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Home > Opinion: Academic doping – can drugs make you smarter?

[] , Winstock, Adam and Maier, Larissa Opinion: Academic doping – can drugs make you smarter? (22 Nov 2014)


While the biggest doping scandal of the 21st century comfortably rests on two wheels, there is a gradual awareness that lots of people out there are interested in enhancing themselves. They would like to be smarter, more self-confident, better looking, feel sexier, and run faster.

The growth in the market for so-called human enhancement agents such as neuro-enhancers and anabolic steroids has been driven by a perfect marriage of manufacturers (big pharma), distributors (doctors and pharmacists) and a new generation obsessed with vanity and the defiance of age. As in other areas of substance use, we are witnessing the migration of prescription medications with tight therapeutic indications to high school kids and office executives keen to be on top of their game to get that grade or bonus.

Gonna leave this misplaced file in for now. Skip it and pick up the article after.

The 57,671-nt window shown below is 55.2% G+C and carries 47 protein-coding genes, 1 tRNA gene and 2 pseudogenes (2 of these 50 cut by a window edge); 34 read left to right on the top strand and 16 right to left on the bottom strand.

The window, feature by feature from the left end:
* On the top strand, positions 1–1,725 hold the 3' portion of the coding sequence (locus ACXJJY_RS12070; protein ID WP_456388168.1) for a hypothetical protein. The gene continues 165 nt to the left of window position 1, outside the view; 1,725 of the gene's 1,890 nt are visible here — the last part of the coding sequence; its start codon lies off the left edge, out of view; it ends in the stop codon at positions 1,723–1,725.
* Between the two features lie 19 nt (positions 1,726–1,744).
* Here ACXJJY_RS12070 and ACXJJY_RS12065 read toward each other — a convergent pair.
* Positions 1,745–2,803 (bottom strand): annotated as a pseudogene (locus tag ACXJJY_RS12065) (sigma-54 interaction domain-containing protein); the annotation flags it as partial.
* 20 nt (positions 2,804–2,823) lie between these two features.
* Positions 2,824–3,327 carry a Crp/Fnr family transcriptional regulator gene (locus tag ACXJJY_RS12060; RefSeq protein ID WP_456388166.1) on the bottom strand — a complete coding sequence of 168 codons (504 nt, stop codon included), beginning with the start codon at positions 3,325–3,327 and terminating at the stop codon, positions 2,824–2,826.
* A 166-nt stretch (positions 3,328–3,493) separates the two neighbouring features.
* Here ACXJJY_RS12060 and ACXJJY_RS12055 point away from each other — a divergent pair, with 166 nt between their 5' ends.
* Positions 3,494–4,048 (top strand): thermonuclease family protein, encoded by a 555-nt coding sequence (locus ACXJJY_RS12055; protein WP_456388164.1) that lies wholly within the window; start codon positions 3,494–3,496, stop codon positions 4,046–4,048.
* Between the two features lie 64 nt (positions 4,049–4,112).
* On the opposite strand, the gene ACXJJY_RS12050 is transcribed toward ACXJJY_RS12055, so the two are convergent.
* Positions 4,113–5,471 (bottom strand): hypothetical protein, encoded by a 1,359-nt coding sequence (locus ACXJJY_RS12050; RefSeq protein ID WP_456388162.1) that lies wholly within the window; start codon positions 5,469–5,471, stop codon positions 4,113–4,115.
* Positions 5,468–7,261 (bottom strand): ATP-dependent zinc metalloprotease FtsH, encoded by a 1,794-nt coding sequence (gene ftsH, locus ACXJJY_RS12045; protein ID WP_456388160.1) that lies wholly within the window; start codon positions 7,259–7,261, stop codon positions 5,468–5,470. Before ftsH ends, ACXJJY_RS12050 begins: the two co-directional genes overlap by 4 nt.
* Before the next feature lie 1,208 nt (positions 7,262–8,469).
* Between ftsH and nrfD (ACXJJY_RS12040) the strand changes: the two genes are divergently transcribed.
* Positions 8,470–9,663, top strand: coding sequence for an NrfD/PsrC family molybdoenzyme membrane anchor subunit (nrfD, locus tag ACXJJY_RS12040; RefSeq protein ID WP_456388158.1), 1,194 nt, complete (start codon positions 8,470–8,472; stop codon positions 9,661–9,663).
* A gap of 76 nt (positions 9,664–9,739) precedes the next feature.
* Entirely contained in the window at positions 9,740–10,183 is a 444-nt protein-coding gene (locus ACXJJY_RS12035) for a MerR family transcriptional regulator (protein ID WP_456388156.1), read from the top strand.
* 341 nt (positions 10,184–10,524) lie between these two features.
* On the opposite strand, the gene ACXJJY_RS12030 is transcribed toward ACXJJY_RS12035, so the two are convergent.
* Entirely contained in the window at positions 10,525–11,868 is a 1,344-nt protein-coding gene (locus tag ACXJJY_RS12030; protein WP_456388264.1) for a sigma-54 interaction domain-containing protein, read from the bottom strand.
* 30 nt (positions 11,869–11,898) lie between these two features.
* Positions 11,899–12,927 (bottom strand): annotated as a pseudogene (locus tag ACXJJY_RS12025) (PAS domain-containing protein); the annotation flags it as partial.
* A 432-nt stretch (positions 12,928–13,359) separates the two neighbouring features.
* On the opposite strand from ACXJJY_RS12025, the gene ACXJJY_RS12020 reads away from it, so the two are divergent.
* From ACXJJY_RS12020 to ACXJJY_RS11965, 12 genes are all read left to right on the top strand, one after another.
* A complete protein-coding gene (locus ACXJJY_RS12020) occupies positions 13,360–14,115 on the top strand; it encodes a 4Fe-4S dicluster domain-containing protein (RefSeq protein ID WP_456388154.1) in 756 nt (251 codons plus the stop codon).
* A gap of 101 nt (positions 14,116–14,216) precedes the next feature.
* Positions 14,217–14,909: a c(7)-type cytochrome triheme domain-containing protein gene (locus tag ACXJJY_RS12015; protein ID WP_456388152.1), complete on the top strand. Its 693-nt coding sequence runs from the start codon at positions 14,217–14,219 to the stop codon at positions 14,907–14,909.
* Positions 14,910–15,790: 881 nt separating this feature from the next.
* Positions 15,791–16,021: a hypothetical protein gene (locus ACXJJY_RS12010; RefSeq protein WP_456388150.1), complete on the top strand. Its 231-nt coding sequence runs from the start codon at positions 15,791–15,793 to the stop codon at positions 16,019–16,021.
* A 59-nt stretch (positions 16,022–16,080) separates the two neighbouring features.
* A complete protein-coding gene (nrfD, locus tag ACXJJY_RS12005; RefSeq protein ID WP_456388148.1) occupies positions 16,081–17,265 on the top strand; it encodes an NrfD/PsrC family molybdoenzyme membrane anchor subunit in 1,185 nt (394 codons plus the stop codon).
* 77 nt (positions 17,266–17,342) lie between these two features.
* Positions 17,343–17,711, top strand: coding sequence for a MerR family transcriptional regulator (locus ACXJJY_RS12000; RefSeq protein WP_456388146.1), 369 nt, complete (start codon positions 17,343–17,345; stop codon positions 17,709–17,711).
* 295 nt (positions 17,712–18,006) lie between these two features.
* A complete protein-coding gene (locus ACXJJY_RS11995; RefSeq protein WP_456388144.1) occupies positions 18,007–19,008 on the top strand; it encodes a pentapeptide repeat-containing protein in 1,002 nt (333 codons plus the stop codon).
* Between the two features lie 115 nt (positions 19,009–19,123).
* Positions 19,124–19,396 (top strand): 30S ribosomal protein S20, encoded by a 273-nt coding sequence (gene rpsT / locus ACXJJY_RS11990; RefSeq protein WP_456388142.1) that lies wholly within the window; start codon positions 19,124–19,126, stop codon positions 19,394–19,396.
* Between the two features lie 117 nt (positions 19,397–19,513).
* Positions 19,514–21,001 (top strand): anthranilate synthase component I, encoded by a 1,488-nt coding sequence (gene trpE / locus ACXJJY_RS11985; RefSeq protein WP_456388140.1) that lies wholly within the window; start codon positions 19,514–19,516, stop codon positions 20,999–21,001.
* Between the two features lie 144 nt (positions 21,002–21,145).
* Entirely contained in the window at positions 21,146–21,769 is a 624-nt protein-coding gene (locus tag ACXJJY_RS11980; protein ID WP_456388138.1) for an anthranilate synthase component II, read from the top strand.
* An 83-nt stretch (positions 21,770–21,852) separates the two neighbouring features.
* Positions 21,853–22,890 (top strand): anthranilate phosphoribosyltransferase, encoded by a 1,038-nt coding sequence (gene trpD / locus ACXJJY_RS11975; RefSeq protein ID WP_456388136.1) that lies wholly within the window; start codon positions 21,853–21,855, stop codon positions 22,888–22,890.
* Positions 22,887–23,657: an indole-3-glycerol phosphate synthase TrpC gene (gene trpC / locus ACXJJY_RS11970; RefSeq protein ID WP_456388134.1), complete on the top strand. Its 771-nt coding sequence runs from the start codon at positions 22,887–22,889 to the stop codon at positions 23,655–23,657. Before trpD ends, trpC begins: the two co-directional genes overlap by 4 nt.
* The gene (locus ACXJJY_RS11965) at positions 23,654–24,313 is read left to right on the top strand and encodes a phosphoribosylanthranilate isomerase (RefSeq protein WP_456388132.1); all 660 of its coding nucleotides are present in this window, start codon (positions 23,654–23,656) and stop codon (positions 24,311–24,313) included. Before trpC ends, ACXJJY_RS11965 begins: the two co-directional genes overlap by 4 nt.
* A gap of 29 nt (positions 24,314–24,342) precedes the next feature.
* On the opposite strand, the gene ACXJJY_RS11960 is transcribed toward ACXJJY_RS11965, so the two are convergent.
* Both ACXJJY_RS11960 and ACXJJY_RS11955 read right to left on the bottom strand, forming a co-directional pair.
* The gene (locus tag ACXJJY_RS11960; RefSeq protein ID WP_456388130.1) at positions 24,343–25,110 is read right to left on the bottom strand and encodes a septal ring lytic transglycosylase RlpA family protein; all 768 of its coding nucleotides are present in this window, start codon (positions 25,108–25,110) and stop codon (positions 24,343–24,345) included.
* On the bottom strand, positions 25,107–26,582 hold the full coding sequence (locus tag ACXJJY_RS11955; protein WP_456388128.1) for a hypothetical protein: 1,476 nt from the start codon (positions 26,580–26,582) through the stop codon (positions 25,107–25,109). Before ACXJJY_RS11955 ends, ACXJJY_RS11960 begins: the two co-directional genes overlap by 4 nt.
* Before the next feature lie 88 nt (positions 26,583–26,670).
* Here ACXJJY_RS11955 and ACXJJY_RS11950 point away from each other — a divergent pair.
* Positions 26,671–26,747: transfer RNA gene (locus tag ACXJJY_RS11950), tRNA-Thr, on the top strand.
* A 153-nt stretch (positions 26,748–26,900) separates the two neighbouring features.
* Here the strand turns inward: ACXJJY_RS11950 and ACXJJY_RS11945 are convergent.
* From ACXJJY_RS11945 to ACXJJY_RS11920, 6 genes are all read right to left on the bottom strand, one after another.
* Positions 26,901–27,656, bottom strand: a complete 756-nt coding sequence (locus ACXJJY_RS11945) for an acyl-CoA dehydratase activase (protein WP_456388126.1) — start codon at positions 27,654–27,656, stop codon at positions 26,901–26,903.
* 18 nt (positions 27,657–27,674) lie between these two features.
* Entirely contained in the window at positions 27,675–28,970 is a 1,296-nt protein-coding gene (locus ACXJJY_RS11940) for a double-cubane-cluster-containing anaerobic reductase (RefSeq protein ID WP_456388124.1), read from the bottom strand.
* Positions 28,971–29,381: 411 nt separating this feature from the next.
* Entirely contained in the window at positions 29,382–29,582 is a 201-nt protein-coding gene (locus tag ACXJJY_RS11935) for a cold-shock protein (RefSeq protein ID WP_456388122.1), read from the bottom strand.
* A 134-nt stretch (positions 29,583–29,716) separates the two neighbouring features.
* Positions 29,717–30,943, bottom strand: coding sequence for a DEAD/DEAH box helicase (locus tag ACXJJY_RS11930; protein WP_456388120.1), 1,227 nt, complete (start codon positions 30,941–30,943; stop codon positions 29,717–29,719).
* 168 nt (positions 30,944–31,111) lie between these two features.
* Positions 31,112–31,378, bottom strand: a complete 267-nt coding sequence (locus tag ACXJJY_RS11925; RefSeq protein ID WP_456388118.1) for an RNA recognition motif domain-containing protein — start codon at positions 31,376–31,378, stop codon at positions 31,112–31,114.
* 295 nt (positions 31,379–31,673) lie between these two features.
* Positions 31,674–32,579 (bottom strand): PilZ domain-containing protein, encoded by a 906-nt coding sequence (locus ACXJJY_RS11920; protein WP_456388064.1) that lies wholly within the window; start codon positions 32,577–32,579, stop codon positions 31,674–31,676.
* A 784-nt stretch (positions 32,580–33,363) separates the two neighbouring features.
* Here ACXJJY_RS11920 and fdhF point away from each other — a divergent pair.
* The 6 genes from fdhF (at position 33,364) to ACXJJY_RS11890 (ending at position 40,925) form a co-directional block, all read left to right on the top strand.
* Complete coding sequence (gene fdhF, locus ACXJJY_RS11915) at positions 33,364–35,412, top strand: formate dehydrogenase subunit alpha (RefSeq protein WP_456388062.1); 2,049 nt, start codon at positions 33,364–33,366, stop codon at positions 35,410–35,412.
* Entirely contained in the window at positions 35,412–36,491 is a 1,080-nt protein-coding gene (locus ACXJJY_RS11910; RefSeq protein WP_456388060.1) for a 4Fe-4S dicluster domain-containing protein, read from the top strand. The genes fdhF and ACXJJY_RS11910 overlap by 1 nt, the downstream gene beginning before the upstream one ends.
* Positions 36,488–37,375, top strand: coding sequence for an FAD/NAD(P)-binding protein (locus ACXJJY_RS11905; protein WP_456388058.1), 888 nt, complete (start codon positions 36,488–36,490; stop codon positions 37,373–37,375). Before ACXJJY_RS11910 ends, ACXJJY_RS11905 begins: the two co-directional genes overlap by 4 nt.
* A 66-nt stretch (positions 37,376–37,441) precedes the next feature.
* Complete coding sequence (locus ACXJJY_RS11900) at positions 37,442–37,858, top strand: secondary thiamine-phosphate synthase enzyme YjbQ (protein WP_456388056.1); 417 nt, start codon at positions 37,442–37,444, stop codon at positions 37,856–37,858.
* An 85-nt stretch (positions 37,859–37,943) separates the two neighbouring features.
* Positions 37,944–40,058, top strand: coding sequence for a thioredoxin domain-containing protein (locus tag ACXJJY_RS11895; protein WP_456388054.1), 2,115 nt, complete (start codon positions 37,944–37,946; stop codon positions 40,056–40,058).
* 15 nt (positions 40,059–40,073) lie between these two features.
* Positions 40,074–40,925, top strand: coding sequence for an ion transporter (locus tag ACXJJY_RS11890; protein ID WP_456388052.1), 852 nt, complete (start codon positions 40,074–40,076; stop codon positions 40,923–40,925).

And if you can find the right doctor with a prescription pad and a flexible diagnostic mindset or a website and a credit card, accessing many of these drugs is not hard. Methylphenidate, used for the treatment of ADD/ADHD, and Modafinil, used for the treatment of the chronic sleep disorder (narcolepsy), are the most researched active agents used for cognitive enhancement in healthy individuals. But there are others, developed to treat the cognitive decline associated with dementia or developed on the basis of a theoretical understanding of the complex cognitive processes that underlie learning and memory.
So can drugs make you smarter? Probably not......

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